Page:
Oil prices soar as conflict in Ukraine fuels supply worries

Models of oil barrels and a pump jack are shown in front of a rising stock chart and “$100” in this illustration taken February 24, 2022. REUTERS/Dado Ruvic/Illustration

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LONDON, March 1 (Reuters) – Oil prices jumped on Tuesday as concerns over supply disruptions following Russia’s invasion of Ukraine and related sanctions trumped talks of a coordinated release of global crude stocks.

May Brent crude futures were up $4.58, or 4.67%, at $102.55 a barrel at 1331 GMT after hitting an intraday high of $104.60. The benchmark hit a seven-year high of $105.79 after the invasion began last week.

U.S. West Texas Intermediate (WTI) April crude futures rose $4.14, or 4.33%, to $99.86 a barrel after hitting their highest level since July 2014 at 101 $.53.

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A Russian armored column descended on the Ukrainian capital Kyiv on Tuesday after the deadly shelling of civilian areas in its second largest city. Read more

Russia said on Tuesday that its forces had cut off the Ukrainian army from the Sea of ​​Azov to the northern Black Sea.

Russia’s economic isolation has deepened as the world’s largest shipping company, Maersk (MAERSKb.CO), announced on Tuesday that it would halt the movement of containers to and from Russia. In the meantime, Britain has banned all ships with a connection to Russia from entering its ports. Read more

“The fragile situation in Ukraine and the financial and energy sanctions against Russia will keep the energy crisis fueled and oil well above $100 a barrel in the near term and even higher if the conflict escalates further,” Louise Dickson, senior oil market analyst at Rystad Energy, writes in a note.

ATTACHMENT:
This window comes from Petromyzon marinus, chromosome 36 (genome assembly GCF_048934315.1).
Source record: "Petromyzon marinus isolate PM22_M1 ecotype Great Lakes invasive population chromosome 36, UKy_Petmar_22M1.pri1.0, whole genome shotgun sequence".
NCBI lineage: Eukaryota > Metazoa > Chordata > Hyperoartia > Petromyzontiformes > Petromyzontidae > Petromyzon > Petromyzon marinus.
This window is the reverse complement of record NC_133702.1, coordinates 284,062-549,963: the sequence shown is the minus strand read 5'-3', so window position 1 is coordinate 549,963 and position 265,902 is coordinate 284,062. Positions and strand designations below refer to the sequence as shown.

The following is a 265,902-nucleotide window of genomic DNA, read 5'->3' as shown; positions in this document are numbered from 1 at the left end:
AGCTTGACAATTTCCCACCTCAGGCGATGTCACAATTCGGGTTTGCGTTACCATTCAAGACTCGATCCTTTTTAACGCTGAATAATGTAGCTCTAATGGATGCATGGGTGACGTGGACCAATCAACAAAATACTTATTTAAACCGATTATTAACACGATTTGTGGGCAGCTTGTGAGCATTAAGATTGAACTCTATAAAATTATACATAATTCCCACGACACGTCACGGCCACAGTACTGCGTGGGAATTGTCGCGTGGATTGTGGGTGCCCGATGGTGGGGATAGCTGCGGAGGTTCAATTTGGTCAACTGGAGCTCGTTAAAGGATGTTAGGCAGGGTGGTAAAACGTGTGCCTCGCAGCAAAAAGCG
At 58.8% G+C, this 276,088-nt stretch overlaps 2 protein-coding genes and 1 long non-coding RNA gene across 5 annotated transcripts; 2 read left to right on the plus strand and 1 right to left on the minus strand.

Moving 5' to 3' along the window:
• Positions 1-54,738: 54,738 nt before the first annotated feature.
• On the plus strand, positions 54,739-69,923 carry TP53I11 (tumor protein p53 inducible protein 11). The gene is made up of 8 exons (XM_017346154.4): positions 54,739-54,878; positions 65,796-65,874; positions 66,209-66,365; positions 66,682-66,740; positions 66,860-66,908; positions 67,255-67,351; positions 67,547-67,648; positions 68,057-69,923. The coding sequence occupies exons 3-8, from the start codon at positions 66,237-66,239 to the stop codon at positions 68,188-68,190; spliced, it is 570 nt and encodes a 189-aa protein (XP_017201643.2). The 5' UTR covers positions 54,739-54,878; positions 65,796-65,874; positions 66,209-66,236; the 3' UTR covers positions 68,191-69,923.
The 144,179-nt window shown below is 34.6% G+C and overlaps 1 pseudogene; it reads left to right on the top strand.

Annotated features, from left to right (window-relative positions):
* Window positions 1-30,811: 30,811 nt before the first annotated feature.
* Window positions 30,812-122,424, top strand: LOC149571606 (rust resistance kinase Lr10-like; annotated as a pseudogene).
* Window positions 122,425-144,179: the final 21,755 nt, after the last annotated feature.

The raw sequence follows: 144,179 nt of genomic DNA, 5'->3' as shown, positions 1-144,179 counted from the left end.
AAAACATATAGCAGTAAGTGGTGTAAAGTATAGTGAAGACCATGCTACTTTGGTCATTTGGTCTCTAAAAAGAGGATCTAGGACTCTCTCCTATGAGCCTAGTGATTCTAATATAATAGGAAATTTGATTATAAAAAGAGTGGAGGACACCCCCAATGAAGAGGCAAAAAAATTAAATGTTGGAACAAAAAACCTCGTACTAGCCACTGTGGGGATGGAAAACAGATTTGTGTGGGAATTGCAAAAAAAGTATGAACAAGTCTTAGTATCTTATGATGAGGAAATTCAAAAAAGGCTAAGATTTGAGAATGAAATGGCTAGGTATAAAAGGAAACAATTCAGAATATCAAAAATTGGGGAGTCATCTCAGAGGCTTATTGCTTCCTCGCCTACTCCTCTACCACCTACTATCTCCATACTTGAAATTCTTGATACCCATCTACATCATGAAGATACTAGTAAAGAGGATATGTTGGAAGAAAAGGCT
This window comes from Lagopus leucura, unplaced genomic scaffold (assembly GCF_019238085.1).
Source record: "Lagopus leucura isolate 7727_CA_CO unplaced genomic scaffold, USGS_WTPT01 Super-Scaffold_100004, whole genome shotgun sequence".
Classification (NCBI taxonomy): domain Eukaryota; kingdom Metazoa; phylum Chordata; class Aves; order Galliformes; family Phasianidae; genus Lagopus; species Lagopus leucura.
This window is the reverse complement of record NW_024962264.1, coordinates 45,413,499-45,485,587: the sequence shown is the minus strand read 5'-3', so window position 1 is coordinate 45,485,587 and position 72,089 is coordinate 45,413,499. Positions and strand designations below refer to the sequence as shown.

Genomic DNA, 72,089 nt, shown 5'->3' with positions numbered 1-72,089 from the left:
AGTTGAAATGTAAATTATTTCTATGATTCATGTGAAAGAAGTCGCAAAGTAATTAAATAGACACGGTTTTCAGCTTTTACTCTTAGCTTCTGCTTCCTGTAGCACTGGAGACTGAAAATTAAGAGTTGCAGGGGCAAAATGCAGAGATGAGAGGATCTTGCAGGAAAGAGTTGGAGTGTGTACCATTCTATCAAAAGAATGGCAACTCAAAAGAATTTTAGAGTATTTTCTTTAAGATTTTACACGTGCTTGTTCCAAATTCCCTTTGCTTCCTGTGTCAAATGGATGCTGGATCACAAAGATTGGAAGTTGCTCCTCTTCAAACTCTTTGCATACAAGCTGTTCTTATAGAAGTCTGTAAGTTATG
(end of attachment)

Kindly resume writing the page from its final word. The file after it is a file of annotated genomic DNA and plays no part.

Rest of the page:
Major oil and gas companies including BP and Shell have announced plans to exit Russian operations and joint ventures, while Total (TTEF.PA) said it would no longer invest capital in its Russian operations. Read more

Buyers of Russian oil are facing difficulties with payment and ship availability due to BP sanctions canceling fuel oil shipments from a Russian Black Sea port. Read more

Still, the market mood was helped by the United States and its allies discussing a coordinated release of crude inventories to ease supply disruptions. This release could reach 60 to 70 million barrels, media reported. Read more

“OPEC is likely to stick to its original plan of a monthly increase of 400,000 bpd, which won’t allay fears,” said Tamas Varga, analyst at PVM Oil Associates.

The Organization of the Petroleum Exporting Countries and other producers – including Russia – will meet on Wednesday.

“The United States is coordinating an additional release of SPR (Strategic Petroleum Reserve) and today the IEA Special Meeting is also expected to address the issue of energy security. These may provide short-term relief” , added Varga.

Members of the International Energy Agency (IEA) began an extraordinary ministerial meeting on Tuesday that could lead to a coordinated release of oil stocks to help cool oil prices. Read more

Meanwhile, Asian factories saw a rapid recovery in February as signs indicate the coronavirus pandemic is having less of an impact on businesses, implying an increase in demand for oil. Read more

Russia, which describes its actions in Ukraine as a “special operation”, exports some 4 to 5 million barrels per day of crude oil, and 2 to 3 million barrels per day of refined products.

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Reporting by Julia Payne in London and Muyu Xu in Beijing; edited by Jason Neely and Louise Heavens

Our standards: The Thomson Reuters Trust Principles.

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